The 7 Essential Title Tag Strategies of High Ranking WebPages in 2006
…and how to apply them to each of the three major search engines
Perhaps you remember the days when cutting-edge webpage design boasted animated gifs and focused on keyword density for top search engine rankings. These days, however, standard fare often combines flash animation with a heavy incoming link campaign. But through all the changes, one element remains constant—the importance of the HTML <title> tag. This little tag was, and still is, the single most important onpage element of high ranking webpages.
To lend perspective, let’s wander back for a moment to the late 90′s when all this SEO work really got started. The <title> tag was, to put it mildly, tantamount to success. At that time the immensely popular, but now-defunct, Infoseek search engine bestowed top rankings on pages with the highest number of keyword repetitions within the title. This foremost strategy, combined with page freshness, was key. Bear in mind that, at the time, Infoseek was king and Google didn’t even exist!
Many an SEO worked around the clock constantly reformatting and resubmitting pages to see what they could, frankly, get away with before Infoseek would finally ban the domain. In many cases the SEO would then just begin anew the whole trial-&-error, push-the-limits process with a new domain. Personally, I remember submitting pages with over 100k worth of text in the <title> tag—and then sat back and basked in the glow of success as my pages rocketed straight to the top in a mere 5 minutes after submitting them. Boy, was that fun!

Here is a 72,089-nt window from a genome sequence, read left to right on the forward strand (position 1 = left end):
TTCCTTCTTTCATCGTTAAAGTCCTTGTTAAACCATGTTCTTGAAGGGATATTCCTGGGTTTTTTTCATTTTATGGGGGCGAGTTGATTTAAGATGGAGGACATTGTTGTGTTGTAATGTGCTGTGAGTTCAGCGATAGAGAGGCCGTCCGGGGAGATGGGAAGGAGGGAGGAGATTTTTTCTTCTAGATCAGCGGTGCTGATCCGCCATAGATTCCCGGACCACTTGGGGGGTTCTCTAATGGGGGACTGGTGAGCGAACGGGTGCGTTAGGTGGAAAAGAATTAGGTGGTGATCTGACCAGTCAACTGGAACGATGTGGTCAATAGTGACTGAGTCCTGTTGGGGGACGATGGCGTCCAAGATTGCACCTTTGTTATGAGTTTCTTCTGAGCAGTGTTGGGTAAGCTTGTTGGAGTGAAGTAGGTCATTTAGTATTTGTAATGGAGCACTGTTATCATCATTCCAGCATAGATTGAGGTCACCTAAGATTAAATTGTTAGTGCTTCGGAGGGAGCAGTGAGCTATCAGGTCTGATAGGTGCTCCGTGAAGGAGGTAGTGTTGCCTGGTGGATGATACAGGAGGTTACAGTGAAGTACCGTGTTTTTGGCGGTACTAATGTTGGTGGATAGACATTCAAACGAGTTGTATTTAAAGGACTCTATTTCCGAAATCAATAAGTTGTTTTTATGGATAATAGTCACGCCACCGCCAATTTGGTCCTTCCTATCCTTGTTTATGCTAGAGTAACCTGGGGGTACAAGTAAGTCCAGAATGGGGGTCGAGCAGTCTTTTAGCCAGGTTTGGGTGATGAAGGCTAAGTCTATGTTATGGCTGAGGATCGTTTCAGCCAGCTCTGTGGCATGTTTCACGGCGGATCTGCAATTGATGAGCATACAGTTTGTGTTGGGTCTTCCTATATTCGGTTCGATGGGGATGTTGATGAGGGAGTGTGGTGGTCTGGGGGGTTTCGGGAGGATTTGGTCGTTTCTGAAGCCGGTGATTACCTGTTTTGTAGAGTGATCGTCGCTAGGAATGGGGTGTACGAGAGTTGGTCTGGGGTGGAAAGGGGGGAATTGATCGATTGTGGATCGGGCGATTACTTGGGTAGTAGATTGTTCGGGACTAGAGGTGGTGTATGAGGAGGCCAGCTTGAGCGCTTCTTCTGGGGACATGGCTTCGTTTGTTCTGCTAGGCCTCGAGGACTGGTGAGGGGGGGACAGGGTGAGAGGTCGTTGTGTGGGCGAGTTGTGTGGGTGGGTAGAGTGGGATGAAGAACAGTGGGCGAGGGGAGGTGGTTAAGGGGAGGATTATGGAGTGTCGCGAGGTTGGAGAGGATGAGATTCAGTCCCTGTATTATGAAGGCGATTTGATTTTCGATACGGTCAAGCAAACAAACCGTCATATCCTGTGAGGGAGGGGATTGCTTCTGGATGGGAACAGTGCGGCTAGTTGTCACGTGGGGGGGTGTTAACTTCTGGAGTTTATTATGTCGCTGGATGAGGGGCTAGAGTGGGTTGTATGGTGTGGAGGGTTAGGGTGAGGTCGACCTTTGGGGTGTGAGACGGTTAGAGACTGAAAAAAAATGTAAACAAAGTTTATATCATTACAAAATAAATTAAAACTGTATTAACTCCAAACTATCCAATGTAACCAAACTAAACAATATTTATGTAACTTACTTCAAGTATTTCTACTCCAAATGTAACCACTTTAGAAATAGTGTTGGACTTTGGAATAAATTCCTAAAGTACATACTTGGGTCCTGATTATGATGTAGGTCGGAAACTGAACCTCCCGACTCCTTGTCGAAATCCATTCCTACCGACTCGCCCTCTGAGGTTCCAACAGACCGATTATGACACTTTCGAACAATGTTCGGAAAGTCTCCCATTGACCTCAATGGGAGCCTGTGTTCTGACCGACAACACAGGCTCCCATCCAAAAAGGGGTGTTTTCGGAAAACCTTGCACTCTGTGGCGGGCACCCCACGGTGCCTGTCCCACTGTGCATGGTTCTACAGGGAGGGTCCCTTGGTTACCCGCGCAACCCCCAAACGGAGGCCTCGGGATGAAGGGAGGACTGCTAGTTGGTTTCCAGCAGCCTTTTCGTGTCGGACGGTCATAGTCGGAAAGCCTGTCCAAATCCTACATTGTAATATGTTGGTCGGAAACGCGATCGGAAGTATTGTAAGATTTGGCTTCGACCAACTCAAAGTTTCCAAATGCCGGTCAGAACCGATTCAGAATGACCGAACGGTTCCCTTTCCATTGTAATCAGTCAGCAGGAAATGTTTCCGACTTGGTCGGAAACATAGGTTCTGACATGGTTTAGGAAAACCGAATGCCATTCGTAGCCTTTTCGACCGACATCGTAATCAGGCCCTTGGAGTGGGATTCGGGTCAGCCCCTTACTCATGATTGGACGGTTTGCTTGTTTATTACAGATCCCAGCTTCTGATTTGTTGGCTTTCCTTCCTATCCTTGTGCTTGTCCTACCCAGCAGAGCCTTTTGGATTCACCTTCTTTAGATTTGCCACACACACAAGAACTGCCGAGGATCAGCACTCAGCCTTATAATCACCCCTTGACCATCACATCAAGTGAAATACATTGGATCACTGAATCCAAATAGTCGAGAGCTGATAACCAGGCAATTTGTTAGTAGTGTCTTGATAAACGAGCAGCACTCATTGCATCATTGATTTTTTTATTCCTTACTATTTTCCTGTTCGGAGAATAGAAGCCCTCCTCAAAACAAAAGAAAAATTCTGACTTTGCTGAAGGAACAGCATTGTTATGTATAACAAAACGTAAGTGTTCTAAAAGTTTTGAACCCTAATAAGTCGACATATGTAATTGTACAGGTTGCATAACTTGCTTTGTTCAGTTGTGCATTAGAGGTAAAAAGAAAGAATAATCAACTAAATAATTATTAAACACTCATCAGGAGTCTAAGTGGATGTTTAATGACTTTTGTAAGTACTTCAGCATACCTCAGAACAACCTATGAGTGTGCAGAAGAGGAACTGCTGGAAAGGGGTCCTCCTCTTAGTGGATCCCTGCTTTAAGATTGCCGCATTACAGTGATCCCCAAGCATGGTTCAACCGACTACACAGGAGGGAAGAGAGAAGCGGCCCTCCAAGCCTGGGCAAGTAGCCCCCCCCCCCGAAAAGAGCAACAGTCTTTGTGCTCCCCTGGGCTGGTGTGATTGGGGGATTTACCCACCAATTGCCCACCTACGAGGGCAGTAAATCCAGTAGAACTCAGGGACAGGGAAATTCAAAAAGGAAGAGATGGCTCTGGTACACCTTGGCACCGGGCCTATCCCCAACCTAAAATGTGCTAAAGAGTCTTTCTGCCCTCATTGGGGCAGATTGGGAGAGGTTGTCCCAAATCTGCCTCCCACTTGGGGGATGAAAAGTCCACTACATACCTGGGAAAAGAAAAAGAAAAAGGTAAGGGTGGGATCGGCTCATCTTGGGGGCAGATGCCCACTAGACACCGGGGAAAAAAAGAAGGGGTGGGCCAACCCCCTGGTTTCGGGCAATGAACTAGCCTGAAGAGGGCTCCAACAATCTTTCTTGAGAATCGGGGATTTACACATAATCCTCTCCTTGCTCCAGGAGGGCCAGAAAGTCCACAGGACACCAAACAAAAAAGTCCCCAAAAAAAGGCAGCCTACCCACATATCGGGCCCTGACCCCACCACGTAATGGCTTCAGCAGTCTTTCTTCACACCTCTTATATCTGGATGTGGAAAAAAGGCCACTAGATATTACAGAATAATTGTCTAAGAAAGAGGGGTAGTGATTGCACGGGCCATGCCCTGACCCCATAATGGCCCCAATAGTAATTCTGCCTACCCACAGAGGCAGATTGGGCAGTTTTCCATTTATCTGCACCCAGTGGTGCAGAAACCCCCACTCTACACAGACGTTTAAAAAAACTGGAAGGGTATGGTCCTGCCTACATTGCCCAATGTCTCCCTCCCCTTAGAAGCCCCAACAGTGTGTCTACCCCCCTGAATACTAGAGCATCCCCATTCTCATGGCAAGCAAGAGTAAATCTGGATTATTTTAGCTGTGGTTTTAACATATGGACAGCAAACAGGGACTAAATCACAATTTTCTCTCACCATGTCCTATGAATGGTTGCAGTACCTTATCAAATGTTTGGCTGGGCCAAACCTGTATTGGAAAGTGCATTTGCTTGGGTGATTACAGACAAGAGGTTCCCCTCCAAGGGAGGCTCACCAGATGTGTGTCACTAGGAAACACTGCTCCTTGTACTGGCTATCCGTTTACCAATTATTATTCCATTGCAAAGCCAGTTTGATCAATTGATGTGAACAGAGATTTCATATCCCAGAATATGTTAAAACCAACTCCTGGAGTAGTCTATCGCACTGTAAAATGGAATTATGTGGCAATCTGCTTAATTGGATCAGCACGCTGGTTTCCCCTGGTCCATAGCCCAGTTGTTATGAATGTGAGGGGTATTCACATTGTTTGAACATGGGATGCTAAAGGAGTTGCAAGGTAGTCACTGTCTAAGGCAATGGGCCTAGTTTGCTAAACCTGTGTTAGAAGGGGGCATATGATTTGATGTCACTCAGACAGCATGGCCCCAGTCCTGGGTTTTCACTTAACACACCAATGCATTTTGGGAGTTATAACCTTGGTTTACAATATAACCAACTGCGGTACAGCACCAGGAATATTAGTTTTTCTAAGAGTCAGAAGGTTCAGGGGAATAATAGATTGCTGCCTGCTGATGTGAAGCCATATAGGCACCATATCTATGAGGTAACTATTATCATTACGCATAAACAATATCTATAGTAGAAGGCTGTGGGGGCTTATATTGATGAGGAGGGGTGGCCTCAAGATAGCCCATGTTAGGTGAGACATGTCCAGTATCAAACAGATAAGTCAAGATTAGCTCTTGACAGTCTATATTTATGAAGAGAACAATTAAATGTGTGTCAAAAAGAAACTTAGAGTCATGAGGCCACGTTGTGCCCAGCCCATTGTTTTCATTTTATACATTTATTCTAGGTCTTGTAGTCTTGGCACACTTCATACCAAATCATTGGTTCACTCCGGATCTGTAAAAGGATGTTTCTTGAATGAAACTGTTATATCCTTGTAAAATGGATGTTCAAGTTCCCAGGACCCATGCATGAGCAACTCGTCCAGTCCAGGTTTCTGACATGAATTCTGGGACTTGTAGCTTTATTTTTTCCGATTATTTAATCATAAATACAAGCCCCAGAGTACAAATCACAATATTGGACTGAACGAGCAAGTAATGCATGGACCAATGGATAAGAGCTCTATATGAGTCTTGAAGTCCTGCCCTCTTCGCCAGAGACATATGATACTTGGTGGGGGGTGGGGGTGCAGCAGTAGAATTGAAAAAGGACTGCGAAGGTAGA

Alas, such a simplistic approach to SEO didn’t last too long; the engines evolved, got much smarter and in turn, SEO work has proportionately increased in difficulty. But one thing that hasn’t changed, regardless of which search engine you’re targeting, is the importance of getting your <title> tags right. By the way, just to be sure we’re on the same page, a <title> tag looks like this…
<title>Your Keywords Go Here</title>
Title tags 2006
Today the <title> tag remains a critical component of top scoring webpages. While it’s true that inbound links can cause a webpage to rank very well even if the keyword is missing from the body of the page, you’ll seldom find a page without the keyword in the <title> tag that ranks highly for a competitive search.
These days, there persists both myths and confusion about the role the title tag actually plays within the ranking formulas. So, for that reason, let’s take a fresh look at what actually is helping pages score well in the year 2006.
The 7 Essential Title Tag Strategies of Today’s High Ranking WebPages
Now that you know how important the <title> tag really is, you’ll want to incorporate these top seven strategies to allow your titles to work at maximum power, search-engine-wise…